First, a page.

• 3. What’s the catch? (Disadvantages)  C-based design is not always a replacement for HDL-based design. Hardware components that are modeled in the structural and/or geometric domain are not easily described in, nor efficiently inferred from, the C language. (C-to-Hardware Compiler User Manual, p3)  C as a language is inherently sequential, so it can be difficult for the inexperienced user to understand how multiple operations (parallelism) may result.  Also, some hardware HDL generated from C will still be somewhat sequential (i.e. a state machine) to perform a simple operation. It will operate faster in hardware, but still not as optimal as if the user coded directly in VHDL to begin with.  In these cases, the Embedded developer needs to be aware of what pieces of code will lend themselves well to hardware accelleration. Copyright © 2008 Altium Limited 3
  • 4. How the CHC compiler process works Copyright © 2008 Altium Limited 4
  • 5. The CHC makes use of Parallelism  So, what is Parallelism, anyway? To best answer this, let us look at a few examples: – Consider the following code segment: – The goal is to multiply each element of an array (b[i]) by 2, storing the result in a corresponding array element (a[i]). – In a traditional microprocessor, this loop would do 100 individual multiplies, one for each element. – This piece of code is inherently parallel-ish. The CHC finds such situations and can use dedicated resources in parallel to achieve the task in a fraction of the time. – Array operations like this are particularly good for acceleration using Cto-Hardware. Copyright © 2008 Altium Limited 5
  • 6. The CHC makes use of Parallelism…  Parallelism can occur in places where you may not have considered, giving even more significant performance: – Consider the following code segment: – In a traditional processor, a COMPARE would be executed FIRST, followed by either the addition or the subtraction. – In hardware, these three operations can happen in parallel (and asynchronously), with a multiplexer used to select the correct result and pass it through to the “output” which would be (in this case) alarm_level – The reliance of the statements on the comparison is called control dependancy Copyright © 2008 Altium Limited 6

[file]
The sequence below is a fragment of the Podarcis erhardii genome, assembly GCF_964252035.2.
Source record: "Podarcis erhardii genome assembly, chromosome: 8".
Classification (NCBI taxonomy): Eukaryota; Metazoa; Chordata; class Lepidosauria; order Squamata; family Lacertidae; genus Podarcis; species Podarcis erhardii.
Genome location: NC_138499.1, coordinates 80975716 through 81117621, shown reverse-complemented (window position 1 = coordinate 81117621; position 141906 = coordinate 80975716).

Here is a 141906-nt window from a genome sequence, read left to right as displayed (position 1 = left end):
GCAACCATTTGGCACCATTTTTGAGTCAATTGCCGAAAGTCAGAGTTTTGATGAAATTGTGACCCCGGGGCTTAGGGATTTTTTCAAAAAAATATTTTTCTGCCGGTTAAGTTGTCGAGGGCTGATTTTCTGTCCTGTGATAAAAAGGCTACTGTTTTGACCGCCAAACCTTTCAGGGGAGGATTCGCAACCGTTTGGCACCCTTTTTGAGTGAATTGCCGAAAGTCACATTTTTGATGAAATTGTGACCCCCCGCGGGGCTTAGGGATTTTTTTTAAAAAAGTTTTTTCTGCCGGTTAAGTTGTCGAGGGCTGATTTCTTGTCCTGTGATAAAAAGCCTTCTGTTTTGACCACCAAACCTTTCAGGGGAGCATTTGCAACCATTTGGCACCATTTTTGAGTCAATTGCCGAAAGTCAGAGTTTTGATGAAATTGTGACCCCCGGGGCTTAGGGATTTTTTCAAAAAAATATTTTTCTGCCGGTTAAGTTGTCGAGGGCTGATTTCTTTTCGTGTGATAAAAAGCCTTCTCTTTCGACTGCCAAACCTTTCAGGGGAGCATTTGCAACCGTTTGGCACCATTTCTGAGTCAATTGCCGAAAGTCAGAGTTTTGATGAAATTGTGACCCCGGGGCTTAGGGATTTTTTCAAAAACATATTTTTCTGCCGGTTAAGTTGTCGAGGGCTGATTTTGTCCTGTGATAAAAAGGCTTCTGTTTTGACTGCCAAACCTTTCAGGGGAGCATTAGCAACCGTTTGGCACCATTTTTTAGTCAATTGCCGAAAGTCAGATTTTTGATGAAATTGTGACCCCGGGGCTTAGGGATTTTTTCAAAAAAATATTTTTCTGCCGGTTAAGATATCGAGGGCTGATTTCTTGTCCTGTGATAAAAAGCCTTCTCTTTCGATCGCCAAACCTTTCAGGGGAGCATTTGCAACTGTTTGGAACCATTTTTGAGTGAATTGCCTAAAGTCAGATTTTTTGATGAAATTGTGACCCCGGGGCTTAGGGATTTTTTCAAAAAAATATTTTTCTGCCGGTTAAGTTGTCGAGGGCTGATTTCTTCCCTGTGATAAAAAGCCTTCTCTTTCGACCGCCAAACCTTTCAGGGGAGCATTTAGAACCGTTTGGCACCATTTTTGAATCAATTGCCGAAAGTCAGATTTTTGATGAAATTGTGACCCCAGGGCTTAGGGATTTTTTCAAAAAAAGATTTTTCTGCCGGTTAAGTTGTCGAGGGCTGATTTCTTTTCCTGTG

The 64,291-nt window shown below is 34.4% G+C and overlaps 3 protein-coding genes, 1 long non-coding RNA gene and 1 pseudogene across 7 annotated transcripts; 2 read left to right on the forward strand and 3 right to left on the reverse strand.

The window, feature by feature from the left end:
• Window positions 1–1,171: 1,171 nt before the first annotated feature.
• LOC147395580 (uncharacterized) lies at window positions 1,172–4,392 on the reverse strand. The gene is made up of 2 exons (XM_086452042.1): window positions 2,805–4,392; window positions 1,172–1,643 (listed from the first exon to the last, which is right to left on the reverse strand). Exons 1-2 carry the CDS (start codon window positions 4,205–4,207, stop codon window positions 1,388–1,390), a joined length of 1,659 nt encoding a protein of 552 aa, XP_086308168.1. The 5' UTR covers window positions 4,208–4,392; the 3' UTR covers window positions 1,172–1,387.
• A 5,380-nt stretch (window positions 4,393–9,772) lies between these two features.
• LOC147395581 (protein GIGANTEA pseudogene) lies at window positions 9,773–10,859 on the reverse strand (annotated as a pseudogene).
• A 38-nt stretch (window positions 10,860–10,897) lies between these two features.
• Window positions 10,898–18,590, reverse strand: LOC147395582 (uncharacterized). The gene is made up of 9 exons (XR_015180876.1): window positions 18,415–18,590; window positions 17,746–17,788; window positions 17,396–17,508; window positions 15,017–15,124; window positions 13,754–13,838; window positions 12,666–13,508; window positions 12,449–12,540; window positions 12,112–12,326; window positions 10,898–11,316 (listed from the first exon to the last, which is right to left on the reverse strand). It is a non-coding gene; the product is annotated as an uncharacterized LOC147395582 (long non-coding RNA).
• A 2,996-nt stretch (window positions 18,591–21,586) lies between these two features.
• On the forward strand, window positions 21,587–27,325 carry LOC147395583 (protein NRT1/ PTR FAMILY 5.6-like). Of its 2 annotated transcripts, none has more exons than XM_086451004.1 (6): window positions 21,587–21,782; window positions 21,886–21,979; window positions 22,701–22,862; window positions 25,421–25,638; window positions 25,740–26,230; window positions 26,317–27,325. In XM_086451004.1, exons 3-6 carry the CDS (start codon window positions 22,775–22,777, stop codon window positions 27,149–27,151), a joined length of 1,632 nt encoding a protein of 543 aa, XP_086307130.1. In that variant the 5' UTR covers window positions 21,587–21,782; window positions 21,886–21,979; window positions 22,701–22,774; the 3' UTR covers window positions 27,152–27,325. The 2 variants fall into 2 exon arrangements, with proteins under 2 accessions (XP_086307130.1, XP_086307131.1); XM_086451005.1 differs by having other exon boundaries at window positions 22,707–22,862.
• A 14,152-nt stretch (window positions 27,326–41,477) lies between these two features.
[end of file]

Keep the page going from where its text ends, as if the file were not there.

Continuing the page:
• 7. Dependencies  Control dependencies offer another significant avenue for improving speed of execution of embedded code.  Data dependencies, on the other hand, can inhibit the effectiveness of the CHC: – Read-After-Write: this occurs when one operation on some value can’t be executed until a prior one has been. – Write-After-Read: this occurs when a value can’t be written to until another has been read. – Write-After-Write: you get the picture…  There are other types of dependencies, such as Aliasing or Loop dependencies. Users should refer to the CHC user guide as it provides more examples of these with an explanation of how to improve C coding style to lend itself to hardware execution. Copyright © 2008 Altium Limited 7
  • 8. Scheduling and Chaining  Statements that would usually execute sequentially in a traditional processor can be chained in hardware, so that execution is made asynchronous (i.e. replacing multiple statements with combinatorial logic).  Consider the code:  Assuming all these variables are 32-bit integers, Scheduling and chaining could produce the equivalent circuit: Copyright © 2008 Altium Limited 8
  • 9. An Example  Let's look at a simple example to see how it works with an Embedded System... Copyright © 2008 Altium Limited 9